By completing the B.S. in Psychology program, students will:
- have learned the pre-history and the history of Psychology including the evolution of its main issues, topic areas, methods and applications.
- know the major perspectives in Psychology including Psychoanalysis, Behaviorism, Humanistic Psychology and Cognitive Behavioral Neuroscience.
- understand the lifespan approach to human biological, cognitive and psychosocial development.
- be able to provide examples of the major forms of psychological research including such correlational methods as naturalistic observation, surveys, case studies and archival research, and the main features and techniques of psychological experimentation.
- understand basic data organization, presentation and analysis including both inferential and descriptive statistics.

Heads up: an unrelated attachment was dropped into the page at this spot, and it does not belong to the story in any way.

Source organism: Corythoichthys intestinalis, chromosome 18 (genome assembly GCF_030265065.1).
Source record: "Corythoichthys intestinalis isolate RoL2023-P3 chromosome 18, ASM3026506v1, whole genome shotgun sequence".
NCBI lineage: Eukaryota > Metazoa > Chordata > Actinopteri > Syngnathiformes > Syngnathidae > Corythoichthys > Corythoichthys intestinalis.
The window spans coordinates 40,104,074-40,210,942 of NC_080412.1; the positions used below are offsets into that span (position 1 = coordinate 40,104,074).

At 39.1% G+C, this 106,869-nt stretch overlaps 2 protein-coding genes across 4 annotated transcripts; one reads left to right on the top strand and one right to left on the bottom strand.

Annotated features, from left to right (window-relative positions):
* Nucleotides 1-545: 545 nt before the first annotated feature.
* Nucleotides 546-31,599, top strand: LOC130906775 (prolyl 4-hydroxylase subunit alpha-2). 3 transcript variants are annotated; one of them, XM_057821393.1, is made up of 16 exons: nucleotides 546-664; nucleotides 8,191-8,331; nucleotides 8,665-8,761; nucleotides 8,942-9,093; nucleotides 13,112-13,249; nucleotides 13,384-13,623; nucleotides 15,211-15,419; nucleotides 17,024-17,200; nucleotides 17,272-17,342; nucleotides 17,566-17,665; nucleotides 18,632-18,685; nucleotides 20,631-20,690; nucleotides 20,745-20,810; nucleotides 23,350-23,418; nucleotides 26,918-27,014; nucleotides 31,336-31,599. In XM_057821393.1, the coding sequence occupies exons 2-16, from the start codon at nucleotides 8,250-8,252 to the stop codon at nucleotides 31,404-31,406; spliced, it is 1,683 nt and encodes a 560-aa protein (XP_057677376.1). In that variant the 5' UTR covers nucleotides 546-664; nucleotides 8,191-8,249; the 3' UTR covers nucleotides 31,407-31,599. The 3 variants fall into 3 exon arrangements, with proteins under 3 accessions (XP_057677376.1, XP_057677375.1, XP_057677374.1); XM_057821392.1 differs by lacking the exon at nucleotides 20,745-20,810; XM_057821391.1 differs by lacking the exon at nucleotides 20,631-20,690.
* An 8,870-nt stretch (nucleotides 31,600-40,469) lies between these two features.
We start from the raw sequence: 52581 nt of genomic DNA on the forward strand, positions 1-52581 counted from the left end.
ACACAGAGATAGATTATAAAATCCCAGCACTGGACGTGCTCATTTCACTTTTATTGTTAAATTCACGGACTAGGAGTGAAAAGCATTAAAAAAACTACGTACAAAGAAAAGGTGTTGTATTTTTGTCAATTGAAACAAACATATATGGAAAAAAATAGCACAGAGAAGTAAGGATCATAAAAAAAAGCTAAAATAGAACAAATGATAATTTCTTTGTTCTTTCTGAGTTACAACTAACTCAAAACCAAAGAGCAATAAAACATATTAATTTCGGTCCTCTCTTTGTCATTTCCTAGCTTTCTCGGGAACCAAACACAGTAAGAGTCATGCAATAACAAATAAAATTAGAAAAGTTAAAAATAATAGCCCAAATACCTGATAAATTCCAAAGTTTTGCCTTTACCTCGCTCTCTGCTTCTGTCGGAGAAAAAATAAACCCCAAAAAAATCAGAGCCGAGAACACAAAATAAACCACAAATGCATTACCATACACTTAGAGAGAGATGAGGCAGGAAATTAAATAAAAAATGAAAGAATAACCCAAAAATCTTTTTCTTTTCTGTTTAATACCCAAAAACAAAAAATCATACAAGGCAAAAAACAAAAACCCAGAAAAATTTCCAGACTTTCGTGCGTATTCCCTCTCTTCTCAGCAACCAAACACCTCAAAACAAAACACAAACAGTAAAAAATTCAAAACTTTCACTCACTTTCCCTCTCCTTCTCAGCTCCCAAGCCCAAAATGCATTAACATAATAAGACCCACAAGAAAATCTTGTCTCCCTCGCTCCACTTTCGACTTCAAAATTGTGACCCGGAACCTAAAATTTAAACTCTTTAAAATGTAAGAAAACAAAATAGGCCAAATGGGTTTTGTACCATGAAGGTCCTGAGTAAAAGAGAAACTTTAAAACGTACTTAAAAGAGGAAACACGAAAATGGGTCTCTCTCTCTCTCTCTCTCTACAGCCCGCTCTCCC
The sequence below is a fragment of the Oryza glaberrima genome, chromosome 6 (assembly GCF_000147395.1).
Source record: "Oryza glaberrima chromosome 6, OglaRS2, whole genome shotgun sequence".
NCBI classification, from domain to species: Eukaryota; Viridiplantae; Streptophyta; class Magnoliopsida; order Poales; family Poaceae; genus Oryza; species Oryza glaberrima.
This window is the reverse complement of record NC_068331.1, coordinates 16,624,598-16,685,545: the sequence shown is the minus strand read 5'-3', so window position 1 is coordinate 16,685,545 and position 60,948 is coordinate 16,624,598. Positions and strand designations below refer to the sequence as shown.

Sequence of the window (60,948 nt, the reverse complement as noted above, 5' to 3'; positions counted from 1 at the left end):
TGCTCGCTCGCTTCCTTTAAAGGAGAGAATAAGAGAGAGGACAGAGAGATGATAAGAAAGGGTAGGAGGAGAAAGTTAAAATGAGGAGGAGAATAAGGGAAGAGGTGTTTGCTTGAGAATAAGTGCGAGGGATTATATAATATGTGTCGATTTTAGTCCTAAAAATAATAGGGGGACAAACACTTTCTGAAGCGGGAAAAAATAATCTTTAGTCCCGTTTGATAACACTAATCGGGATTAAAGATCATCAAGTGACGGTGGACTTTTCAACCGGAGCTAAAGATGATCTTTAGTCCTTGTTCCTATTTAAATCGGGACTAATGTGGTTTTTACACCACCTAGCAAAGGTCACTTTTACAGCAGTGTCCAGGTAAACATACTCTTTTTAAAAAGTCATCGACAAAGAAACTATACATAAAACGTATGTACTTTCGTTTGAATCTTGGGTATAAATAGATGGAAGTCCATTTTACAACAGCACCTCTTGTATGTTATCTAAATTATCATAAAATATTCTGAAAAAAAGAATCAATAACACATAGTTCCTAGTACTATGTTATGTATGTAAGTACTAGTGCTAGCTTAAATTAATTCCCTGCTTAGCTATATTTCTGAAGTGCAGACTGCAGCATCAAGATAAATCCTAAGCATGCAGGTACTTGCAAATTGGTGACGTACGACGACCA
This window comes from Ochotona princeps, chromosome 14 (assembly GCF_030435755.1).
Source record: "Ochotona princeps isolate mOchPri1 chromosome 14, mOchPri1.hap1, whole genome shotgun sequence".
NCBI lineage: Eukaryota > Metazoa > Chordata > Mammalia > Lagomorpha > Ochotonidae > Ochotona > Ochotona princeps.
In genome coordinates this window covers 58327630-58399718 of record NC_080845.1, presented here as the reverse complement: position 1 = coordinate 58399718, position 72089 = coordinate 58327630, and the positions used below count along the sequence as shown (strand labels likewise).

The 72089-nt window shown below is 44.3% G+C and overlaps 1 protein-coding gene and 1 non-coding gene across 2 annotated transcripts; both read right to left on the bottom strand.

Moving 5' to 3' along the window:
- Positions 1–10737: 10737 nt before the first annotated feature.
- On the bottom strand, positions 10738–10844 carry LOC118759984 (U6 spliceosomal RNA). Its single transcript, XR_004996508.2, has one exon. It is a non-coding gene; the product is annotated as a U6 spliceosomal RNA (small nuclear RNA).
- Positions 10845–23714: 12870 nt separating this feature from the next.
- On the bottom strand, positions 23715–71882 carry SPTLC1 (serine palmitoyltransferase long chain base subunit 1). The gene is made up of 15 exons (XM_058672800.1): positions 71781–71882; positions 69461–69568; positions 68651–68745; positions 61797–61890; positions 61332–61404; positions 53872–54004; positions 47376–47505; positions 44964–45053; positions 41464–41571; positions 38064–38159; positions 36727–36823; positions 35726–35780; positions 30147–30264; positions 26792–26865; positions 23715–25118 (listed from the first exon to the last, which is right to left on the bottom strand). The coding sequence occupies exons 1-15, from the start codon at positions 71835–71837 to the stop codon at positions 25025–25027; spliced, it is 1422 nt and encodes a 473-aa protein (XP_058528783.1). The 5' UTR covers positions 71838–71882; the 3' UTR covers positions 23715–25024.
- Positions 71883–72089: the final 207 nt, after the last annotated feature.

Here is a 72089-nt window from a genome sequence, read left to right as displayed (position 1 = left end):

- understand characteristics of psychological research including the limitations of correlational research, experimental biases, placebo effects and ethical issues regarding human subjects.
- be able to critically evaluate the psychological research presented in the popular press.
- be able to relate key psychological concepts and theories to their own personal lives.
- understand how key psychological concepts and theories are applied in clinical, medical, educational, human services and corporate settings.
- understand connections between Psychology and such other disciplines as Philosophy, Biology, Sociology, Religion, and Human Services.